Prime Minister Hun Sen announced on Monday that Cambodia has spent $40 million this year on Chinese-made weapons.
He also urged the US to freeze assets belonging to “corrupt” officials even before the “Cambodia Democracy Act 2019” passed into law.
Hun Sen on Monday inspected the under-construction Morodok Techo National Sports Complex, the main stadium for Cambodia’s hosting of the 2023 Southeast Asian Games, which is being financially supported by China and costs some $170 million.
He revealing of the cost of weapons purchases this year came in response to a report by the Wall Street Journal that Cambodia had struck a “secret deal” allowing the Chinese military to use the Ream Naval Base in Preah Sihanouk province on the Gulf of Thailand for 30 years.
Hun Sen said the allegation was akin to claims made before 1970 that Vietnamese troops had been present in Cambodia, claims that led to a coup that overthrew Prince Norodom Sihanouk, the then Cambodian prime minister, by Marshal Lon Nol.
“You need to remember before 1970, before the coup, you talked about the presence of Vietnamese troops in Cambodian territory. Soon you launched a coup to topple Prince Norodom Sihanouk.
“You must remember this, and you have to remember Iraq, which you said had weapons of mass destruction. After invading Iraq, where were the weapons of mass destruction? [You] killed tens of thousands of people.
“Was the purpose of making up falsehoods then the same as in 1970? Cambodia and China have no need to sign a secret deal, no need at all.
“Now I can say frankly that I am transporting [weapons] by ship. I have spent $40 million on buying weapons from China, in addition to the $200 million previously spent on such purchases,” he said.
The prime minister said it was normal for armies to possess modern weapons and that Cambodia’s were old and needed to be replaced. He said Cambodia spent only $25 million on weapons in 2018.
In the past two weeks, the US House of Representatives passed the “Cambodia Democracy Act 2019”, which if passed into law would allow visa sanctions and asset freezing against those the US president deemed responsible for undermining democracy in Cambodia.
Hun Sen denied claims Cambodia would suffer a financial crisis if the bill were to be passed.
The prime minister said Cambodia has $3.5 billion in reserves and that monthly revenues were $400 million, more than total monthly expenses of $300 million. Hence, he said the Act would have no impact on ordinary Cambodians.
However, if the US were to pass the Act and act against the 10 top Cambodian leaders, it would mean it was cutting off diplomatic ties with Cambodia.
“If they sanction [Minister of National Defence] Tea Banh, it means they cut military relations. If they sanction [Minister of Interior] Sar Kheng, it means they cut off relations in the field of policing.
“If they sanction [Minister of Foreign Affairs] Prak Sokhonn, it equally means they cut diplomatic relations. If they were to put sanctions on [Minister of Economy] Aun Pornmoniroth, it means they cut economic relations.
“If they were to sanction me – please go ahead. And please confiscate all the assets of Hun Sen’s family, which you have said were more than $2 billion. I appeal to the US to stop speaking too much – there is no need to wait for the law to pass, just freeze [the assets].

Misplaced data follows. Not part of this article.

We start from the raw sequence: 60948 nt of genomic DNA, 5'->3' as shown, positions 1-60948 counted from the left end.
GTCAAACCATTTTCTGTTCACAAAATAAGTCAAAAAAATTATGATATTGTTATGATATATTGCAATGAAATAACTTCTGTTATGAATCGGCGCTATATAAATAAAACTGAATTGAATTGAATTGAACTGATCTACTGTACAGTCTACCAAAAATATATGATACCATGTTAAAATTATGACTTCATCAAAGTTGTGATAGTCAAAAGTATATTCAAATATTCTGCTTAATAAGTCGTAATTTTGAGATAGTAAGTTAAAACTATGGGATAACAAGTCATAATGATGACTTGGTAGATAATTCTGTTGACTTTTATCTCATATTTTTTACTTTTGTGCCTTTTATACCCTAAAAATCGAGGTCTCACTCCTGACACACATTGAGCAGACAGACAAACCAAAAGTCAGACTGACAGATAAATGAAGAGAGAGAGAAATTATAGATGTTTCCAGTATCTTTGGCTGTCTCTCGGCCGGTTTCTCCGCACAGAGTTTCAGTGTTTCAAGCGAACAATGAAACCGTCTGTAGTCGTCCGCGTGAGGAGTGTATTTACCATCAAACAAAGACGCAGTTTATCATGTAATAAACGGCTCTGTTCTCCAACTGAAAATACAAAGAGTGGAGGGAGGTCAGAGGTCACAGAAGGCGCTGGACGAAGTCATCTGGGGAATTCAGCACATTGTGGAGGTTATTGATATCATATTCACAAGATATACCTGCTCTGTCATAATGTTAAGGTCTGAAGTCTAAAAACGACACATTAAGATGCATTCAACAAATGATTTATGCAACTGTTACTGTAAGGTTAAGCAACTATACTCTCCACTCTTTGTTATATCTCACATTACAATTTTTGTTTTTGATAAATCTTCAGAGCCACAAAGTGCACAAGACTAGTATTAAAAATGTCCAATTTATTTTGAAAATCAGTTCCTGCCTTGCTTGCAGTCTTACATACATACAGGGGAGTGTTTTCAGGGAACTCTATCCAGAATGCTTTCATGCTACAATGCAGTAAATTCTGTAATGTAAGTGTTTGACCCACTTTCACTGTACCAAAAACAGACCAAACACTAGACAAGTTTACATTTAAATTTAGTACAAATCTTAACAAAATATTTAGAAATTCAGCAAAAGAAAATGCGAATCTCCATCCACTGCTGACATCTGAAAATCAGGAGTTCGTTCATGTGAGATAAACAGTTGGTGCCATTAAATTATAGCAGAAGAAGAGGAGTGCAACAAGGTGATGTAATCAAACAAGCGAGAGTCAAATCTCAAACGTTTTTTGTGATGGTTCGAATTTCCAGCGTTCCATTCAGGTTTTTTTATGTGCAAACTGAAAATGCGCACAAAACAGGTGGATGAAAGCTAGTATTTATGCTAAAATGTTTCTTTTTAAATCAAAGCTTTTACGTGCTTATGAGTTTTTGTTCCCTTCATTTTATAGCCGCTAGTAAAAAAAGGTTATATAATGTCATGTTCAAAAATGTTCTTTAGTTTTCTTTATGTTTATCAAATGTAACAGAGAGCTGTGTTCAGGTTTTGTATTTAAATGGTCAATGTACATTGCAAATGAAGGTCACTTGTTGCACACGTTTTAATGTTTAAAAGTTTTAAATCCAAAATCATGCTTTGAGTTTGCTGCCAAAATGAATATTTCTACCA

“I beg the US to stop being talkative – just freeze [the assets]. [You] said Hun Maly has hundreds of millions; Hun Manit has hundreds of millions and so on . . . just freeze it. If Hun Sen’s children have such huge amounts of money, just take it away,” Hun Sen said.
He said he welcomed the freezing of assets as he wanted to see the faces of “corrupt officials” who were so rich that they could not spend their money in Cambodia but threw it away abroad. However, he said he did not believe Donald Trump’s administration was so wilfully ignorant to cut off diplomatic relations with Cambodia.
Emily Zeeberg, the US embassy in Phnom Penh’s spokesperson, declined to comment on the reports of an alleged secret deal with China and the US bill.
Political analyst Lao Mong Hay said it seemed that China’s “steel friendship” with Cambodia had won a loyal client for its arms industry.
“The latest purchase is not out of character for the prime minister in securing and consolidating his might and stature as among history’s longest-serving prime ministers,” Mong Hay said.
Hun Sen is a five-star general, superior to the country’s current commander-in-chief, he added.
“It is, therefore, apparent the purchase is to meet the needs of the RCAF, which, like many other armies in the world, enjoys having new weapons all the time.
“A happy army is good for him,” he said, adding that Cambodia should not be complacent and ensure it is capable of securing its interests.
“The acquisition of further new weapons, especially for its navy, is not inappropriate or untimely. Our maritime borders together with our islands and marine resources have been under-protected for too long,” Mong Hay said.
Sok Touch, the president of the Royal Academy of Cambodia, said total spending of $240 million on arms as Hun Sen had said was a small amount compared to other countries.
“Other countries spend billions of dollars to buy 30 jets to strengthen their military. We all know countries need to strengthen their military as the army and air force need modern weapons. All nations need to protect their sovereignty at all times,” Touch said.